through state action.
during the Commonwealth era, no
constitutional infirmity was found to have
attached to legislation covering such subjects as
collective bargaining, security of tenure,23
minimum wages,24 compulsory arbitration,25 the
regulation of tenancy26 as well as the issuance of
securities,27 and control of public services
provisions from AO 2: No motor vehicles of
whatever style, kind, make, class or denomination
shall be registered if not equipped with reflectors.
Such reflectors shall either be factory built-inreflector, commercial glass reflectors,
reflectionized tape or luminous paint. The
luminosity shall have an intensity to be
maintained visible and clean at all times such
that if struck by a beam of light shall be visible
100 meters away at night.
Glass reflectorsNot less than 3 inches in
diameter or not less than 3 inches square;
Reflectorized TapeAt least 3 inches wide and 12
inches long. The painted or taped area may be
bigger at the discretion of the vehicle owner."
there shall be installed, pasted or painted four
reflectors on each side of the motor vehicle
parallel to those installed, pasted or painted in
front and those in the rear end of the body
thereof.38 The color required of each reflectors,
whether built-in, commercial glass, reflectorized
tape or reflectorized paint placed in the front part
of any motor vehicle shall be amber or yellow and
those placed on the sides and in the rear shall all
be red
- refuse or suspend registration for violation
Reflector law is an amendment of RA 4136

separation of powers - Congress may not


delegate its legislative power to the two other
branches of the government, subject to the
exception that local governments may over local
affairs participate in its exercise
What cannot be delegated is the authority
under the Constitution to make laws and to alter
and repeal them; the test is the completeness of
the statute in all its term and provisions when it
leaves the hands of the legislature.
To determine whether or not there is an undue
delegation of legislative power, the inquiry must
be directed to the scope and definiteness of the
measure enacted = what job must be done, who
is to do it, and what is the scope of his authority
To avoid the taint of unlawful delegation, there
must be a standard, which implies at the very
least that the legislature itself determines
matters of principle and lays down fundamental
policy.
- standard may be express or implied
In the Reflector Law, clearly the legislative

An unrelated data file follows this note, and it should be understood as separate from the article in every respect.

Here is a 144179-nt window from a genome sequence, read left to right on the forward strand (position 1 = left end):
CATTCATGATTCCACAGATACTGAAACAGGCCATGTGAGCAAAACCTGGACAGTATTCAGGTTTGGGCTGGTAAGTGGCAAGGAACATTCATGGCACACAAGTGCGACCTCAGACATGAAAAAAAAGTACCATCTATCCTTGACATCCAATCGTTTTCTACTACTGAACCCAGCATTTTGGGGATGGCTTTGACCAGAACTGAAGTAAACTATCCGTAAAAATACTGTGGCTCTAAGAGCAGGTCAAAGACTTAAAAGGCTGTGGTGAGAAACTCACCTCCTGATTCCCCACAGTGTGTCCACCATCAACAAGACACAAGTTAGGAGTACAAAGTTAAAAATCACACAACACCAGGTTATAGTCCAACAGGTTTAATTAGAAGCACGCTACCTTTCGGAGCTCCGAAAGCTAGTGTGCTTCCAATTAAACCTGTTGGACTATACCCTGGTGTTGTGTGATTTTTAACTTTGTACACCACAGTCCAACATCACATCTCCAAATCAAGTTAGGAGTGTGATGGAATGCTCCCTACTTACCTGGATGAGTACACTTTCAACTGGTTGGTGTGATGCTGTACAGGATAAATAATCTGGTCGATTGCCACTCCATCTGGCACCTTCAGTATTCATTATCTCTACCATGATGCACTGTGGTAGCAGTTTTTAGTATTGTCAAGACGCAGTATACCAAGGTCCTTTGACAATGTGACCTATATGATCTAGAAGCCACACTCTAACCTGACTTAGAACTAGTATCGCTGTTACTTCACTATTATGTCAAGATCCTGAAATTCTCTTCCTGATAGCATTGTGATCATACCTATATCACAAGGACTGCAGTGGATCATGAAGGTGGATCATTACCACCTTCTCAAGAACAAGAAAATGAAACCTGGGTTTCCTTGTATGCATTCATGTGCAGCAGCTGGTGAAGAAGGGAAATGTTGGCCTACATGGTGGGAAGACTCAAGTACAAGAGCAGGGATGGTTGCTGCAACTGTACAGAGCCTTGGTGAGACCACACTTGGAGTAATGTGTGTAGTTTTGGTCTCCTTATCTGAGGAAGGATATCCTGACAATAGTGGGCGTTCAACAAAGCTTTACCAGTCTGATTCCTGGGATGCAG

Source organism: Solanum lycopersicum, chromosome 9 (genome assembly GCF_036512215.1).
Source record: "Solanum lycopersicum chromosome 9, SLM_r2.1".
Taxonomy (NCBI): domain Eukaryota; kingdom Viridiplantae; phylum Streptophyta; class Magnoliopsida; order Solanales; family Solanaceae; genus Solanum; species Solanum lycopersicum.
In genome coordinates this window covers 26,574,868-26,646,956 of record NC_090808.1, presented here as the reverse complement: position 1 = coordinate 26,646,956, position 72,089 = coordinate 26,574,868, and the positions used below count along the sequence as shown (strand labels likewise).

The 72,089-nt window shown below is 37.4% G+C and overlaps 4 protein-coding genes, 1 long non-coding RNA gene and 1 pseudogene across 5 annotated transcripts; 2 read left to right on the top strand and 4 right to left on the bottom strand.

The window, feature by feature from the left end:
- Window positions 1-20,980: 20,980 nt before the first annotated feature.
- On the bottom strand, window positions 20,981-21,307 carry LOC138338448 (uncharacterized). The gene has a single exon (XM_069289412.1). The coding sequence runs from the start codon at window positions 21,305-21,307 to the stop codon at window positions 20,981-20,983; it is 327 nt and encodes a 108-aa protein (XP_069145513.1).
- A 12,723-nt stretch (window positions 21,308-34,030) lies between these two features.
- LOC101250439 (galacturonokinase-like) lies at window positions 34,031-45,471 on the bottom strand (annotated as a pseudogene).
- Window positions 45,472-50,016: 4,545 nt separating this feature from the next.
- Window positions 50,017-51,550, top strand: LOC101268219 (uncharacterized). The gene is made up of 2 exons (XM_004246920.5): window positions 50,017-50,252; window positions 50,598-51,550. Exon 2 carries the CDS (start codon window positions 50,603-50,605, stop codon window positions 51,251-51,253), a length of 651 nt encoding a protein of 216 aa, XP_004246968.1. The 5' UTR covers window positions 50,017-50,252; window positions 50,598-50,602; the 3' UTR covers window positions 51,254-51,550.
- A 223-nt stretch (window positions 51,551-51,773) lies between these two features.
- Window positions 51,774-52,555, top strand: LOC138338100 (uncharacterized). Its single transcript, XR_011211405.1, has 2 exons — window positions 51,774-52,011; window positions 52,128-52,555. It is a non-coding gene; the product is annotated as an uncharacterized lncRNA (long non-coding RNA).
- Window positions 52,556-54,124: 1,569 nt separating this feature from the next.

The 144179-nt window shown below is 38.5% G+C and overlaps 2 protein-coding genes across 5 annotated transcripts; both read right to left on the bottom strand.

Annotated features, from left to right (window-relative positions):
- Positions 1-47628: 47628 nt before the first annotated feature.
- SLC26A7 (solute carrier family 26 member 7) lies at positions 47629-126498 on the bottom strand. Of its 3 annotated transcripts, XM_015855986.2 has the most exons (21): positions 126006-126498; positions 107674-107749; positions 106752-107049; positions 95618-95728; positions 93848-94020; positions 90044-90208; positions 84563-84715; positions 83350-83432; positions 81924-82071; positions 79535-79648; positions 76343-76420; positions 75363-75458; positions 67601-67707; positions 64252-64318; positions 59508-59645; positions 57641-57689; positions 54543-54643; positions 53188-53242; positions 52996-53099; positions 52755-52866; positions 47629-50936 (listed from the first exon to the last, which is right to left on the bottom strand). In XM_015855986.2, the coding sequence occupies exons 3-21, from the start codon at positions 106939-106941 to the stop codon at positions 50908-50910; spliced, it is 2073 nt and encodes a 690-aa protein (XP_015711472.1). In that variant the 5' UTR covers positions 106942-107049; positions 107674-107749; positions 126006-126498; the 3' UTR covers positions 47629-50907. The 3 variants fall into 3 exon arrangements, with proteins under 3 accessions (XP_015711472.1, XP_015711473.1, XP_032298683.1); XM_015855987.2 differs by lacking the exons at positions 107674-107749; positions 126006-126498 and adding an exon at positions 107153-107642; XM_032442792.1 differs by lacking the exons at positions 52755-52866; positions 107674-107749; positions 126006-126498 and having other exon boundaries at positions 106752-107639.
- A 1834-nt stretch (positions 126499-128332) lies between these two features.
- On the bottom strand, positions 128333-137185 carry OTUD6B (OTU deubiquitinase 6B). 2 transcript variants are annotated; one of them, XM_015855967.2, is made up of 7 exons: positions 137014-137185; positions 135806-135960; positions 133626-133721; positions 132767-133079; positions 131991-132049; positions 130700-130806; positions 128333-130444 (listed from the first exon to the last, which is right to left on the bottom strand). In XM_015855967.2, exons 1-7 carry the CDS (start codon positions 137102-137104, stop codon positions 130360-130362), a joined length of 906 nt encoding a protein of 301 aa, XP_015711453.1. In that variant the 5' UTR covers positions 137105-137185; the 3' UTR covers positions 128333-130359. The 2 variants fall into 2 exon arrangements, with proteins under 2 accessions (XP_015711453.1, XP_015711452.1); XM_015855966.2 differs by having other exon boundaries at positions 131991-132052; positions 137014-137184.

objective is public safety; safe transit upon the
roads
Justice J.B.L. Reyes in People vs. Exconde: - It is
well established in this jurisdiction that, while the
making of laws is a non-delegable activity that
corresponds exclusively to Congress,
nevertheless the latter may constitutionally
delegate authority to promulgate rules and
regulations to implement a given legislation and
effectuate its policies, for the reason that the
legislature often finds it impracticable (if not
impossible) to anticipate and provide for the
multifarious and complex situations that may be
met in carrying the law into effect. All that is
required is that the regulation should be germane
to the objects and purposes of the law; that the
regulation be not in contradiction with it; but
conform to the standards that the law prescribes
It is one thing to delegate the power to
determine what the law shall be, and another
thing to delegate the authority to fix the details in
the execution of enforcement of a policy set out
in the law itself.
the Reflector Law is construed together with the
Land Transportation Code
WHEREFORE, the writs of certiorari and
prohibition prayed for are granted, the orders of
May 28, 1970 of respondent Judge for the
issuance of a writ of preliminary injunction, the
writ of preliminary injunction of June 1, 1970 and
his order of June 9, 1970 denying reconsideration
are annulled and set aside. Respondent Judge is
likewise directed to dismiss the petition for
certiorari and prohibition filed by respondent
Teddy C. Galo, there being no cause of action as
the Reflector Law and Administrative Order No. 2

of petitioner have not been shown to be tainted


by invalidity. Without pronouncement as to costs.
A N N O T A T I O N POLICE POWER, DUE
PROCESS AND THE LAISSEZ-FAIRE DOCTRINE
Edu v Ericta reiterates the settled rule of the
preference of the principle of police power due
process clause over the doctrine of Laissez faire
in matters where the promotion of general
welfare is concerned.
Police power
the power to prescribe regulations to promote
the health, morals, education, good order or
safety, and general welfare of the people
born out of the early conflict between the
Federal government and the several states of the
United States in the exercise of their respective
powers under the United States Constitution
The term became understood to be the right of
the State to provide regulations to promote the
morals, safety, and convenience of the
inhabitants
Power of the government inherent in every
sovereign body or power to govern men and
things
the power vested in the legislature by the
constitution to make, ordain, and establish all